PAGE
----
The majority of the patients were between 41 to 50 years of age. A significant percentage (74%) of patients in our study were males (►Fig. 1) and pain was the most common symptom in 68.5% patients followed by edema in 51.4% patients.
Maximum number of ulcers (28.57%) ranged between 11 to 20 cm2 and 21.14% patients had ulcers of 21 to 30 cm2 (►Table 1).
|Area of ulcer (cm2)||No. of patients||Percentage (%)|
Chronic venous insufficiency is the most common cause of venous ulcer. The cornerstone of treatment of this condition involves reducing the ambulatory limb venous pressures,3,6-10 and four-layered dressings have been shown to bring down the ambulatory venous pressures.5,7-11 These four-layer dressings have a proven role in wound healing.5,10-12
The purpose of this study was to assess the efficacy of four-layered dressing in the outpatient setting, as venous ulcers can not only be a major debilitating factor in the patient's life physically and emotionally but also financially burdening the patient and his or her family. A proven outpatient means of management can definitely improve the patient's well-being. Four-layered dressings include an inner-most sterile absorbant gauze dressing which protects the ulcer. The first layer is a soft cotton roll which pads the leg and also absorbs the exudates from the ulcer. The second layer is a supportive crepe bandage layer which conforms to the leg curvature. These two layers do not necessarily provide much compression. The third layer is the elastic compression bandage which provides pressures of approximately 17 mm Hg. The fourth layer is the cohesive bandage which adds on an additional 23 mm Hg, making it a total of 40 mm Hg pressure at the ankle and reducing to 17 mm Hg at the knee. In addition, this four-layer compression bandage maintains graduated, sustained, and effective compression for a longer duration even up to a week after application.11,13,14
Extended wear time of the dressing leads to drainage of the venous pool, thereby reducing local venous hypertension. Compression therapy reduces edema, reverses venous hypertension, and improves calf muscle pumping function.15 Topical agents and special silver-impregnated dressings are used to decrease the bacterial load in the wound and provide a moist healing environment for dry wounds, or absorb the exudate in wounds with a lot of drainage. In our case, we used silver-impregnated dressings in patients with excessive discharge from the wounds. The basis of this use being silver dressings are topical wound care products derived from ionic silver.16 These products release a steady amount of silver to the wound and provide antimicrobial or antibacterial action. The silver is activated from the dressing to the wound's surface, based on the amount of exudate and bacteria in the wound. Silver dressings are available as foam dressings, hydrocolloids, barrier layers, and charcoal cloth dressings.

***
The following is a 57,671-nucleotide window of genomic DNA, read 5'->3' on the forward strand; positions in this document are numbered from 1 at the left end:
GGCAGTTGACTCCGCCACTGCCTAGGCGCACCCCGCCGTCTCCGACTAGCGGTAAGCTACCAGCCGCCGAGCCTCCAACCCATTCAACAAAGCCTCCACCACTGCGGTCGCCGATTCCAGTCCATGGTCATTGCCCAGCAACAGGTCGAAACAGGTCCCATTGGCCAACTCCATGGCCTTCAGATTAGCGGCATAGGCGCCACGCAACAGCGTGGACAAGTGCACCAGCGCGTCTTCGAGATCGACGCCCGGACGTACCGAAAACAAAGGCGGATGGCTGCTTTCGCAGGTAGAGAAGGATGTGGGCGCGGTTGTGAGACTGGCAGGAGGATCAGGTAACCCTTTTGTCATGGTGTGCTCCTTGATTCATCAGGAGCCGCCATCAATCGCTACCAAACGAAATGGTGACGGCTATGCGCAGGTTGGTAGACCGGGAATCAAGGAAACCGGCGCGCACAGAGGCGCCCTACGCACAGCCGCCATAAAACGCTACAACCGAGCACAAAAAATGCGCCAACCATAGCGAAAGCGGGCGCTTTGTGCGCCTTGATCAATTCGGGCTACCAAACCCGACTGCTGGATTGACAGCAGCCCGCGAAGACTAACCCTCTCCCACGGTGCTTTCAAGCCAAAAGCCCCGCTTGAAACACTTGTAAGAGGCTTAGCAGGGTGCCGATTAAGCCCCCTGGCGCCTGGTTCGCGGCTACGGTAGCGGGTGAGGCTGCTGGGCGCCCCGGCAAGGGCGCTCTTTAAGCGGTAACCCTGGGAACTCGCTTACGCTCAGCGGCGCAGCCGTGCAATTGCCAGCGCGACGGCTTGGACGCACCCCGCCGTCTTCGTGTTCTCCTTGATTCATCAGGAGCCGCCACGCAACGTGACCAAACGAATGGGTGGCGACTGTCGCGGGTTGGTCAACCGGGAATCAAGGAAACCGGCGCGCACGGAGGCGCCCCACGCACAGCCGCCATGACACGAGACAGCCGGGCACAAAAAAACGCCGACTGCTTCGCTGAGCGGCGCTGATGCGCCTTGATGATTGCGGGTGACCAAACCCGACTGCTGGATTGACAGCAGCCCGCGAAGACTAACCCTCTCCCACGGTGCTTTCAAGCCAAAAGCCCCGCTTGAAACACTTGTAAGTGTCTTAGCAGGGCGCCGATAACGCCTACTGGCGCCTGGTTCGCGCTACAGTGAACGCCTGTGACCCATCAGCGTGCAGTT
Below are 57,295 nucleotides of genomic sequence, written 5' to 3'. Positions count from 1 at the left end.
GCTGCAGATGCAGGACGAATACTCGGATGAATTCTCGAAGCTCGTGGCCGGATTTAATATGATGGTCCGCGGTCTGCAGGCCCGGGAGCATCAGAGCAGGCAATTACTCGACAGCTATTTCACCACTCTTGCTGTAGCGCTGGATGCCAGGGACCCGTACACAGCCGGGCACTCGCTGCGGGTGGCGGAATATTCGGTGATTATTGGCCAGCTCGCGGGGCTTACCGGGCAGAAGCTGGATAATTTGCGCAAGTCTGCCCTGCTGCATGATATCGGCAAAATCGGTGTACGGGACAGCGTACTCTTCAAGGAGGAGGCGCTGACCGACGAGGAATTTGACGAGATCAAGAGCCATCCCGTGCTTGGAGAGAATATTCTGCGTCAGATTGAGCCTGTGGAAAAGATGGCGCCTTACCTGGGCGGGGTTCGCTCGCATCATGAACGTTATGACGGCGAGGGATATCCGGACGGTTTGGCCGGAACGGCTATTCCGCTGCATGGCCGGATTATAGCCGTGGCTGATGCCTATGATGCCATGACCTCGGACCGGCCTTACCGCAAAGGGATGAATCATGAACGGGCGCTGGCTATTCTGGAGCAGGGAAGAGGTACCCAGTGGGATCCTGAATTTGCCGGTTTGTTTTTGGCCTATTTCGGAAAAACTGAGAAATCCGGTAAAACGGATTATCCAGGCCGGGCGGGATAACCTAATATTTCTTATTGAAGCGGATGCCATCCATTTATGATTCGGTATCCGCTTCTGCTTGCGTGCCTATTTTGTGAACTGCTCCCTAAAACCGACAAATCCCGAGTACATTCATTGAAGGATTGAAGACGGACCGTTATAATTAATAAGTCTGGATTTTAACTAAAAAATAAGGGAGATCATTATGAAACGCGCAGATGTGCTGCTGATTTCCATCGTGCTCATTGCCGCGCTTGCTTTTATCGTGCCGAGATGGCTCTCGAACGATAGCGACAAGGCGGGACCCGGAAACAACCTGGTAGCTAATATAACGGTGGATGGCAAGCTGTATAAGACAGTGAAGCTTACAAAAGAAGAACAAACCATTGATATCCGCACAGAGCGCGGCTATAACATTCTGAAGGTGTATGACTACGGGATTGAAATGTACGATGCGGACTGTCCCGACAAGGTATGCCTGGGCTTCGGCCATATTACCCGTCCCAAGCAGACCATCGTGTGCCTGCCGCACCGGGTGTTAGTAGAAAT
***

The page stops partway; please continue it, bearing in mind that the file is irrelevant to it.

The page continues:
One of the major drawbacks of any form of compression dressing is reduced compliance due to wearer discomfort.17 This can be negated only with patient education and regular motivation. Other drawbacks being correct application of compression bandages need expertise, older debilitated patients with comorbidities find it difficult to use compression stockings, and peripheral vascular compromise in patients with mixed–arterial venous ulcers with low-ankle brachial index (ABI)
In our study, we focused mostly on patient compliance and technique of application. We were fortunate to have a trained podiatrician who played a major role in the above two factors. With the infrastructure at hand, we managed to achieve full healing of all our ulcers over 12 weeks, almost 50% of which were healed in the first 4 weeks (►Table 2, ►Fig. 2).
|No. of weeks||Partially healed (%)||Completely healed (%)||Total (%)|
|At 4 wk||28.12%||18.75%||46.87|
|At 8 wk||15.62%||12.50%||28.12|
|At 12 wk||9.3%||15.62%||25|
Chronic venous ulcers as described have a debilitating effect on the patients' quality of life. Four-layer compression dressing has been proven to be a simple, cost effective out-patient treatment for these patients. As majority of the patients are young males, the lone bread earners of the family a weekly four layer dressing treatment has good compliance rates in these patients. The limitation of our study was a small sample size, but the effectiveness of the four layer dressings in healing of chronic venous ulcers cannot be denied.
Conflict of Interest